It would appear that Tite, Brazil’s national team coach, can do no wrong.
This month, the 55-year-old former Corinthians boss extended his already impressive record in charge of the Seleção to six wins in six matches, thanks to two crucial victories against Argentina (3-0) and Peru (2-0). Brazil’s aggregate score over Tite’s first half a dozen games stands at 17-1 – with the only goal conceded an own goal from Marquinhos against Colombia.
Just five months after jumping into the crucible of international management, Tite has been able to get his squad onside as well as having most of the national sports press swooning over him. Most importantly, he has also won over the Brazilian public.
Last week, Brazil faced Peru away from home in a match that kicked off at a quarter past midnight on Wednesday morning. Estimates of viewing figures showed that over 10% of the population of the state of São Paulo was tuned in to their television sets to watch the Seleção, as well as over 15% of Rio de Janeiro. Not bad for a school night.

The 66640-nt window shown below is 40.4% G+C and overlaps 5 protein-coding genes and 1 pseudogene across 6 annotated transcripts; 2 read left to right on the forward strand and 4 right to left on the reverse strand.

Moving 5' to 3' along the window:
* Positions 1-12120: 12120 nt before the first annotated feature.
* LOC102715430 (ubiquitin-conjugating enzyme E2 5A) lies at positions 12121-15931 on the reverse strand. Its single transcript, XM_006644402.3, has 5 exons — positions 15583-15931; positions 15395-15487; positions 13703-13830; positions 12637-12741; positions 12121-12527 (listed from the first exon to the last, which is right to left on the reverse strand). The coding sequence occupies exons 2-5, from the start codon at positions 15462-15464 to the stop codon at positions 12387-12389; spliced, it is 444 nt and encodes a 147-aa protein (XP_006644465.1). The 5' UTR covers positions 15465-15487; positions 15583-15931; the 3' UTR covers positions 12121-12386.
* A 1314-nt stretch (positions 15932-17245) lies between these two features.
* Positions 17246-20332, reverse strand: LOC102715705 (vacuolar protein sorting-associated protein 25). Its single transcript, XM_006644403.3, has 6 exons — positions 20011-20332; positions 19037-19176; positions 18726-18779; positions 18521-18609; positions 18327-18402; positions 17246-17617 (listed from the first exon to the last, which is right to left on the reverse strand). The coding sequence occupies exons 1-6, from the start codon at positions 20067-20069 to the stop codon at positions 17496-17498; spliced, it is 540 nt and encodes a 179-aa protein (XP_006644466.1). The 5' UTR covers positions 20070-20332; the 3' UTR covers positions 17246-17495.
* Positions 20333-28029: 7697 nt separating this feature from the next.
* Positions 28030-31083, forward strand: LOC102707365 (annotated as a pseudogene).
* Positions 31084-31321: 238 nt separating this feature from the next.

Public interest in the Brazilian national team had plummeted after woeful performances on the pitch and sweeping investigations into corruption at the national football confederation, the CBF. The magnificent start to Tite’s reign as head coach has not made the Brazilian population forget about the crimes committed by the administrators of the national sport, but it has helped them separate the team from the FA.
This is not without precedent in Brazilian football, as before the 1970 World Cup there were doubts over how well-supported the national team would be seeing as the country and the CBF were being run by a brutal military dictatorship.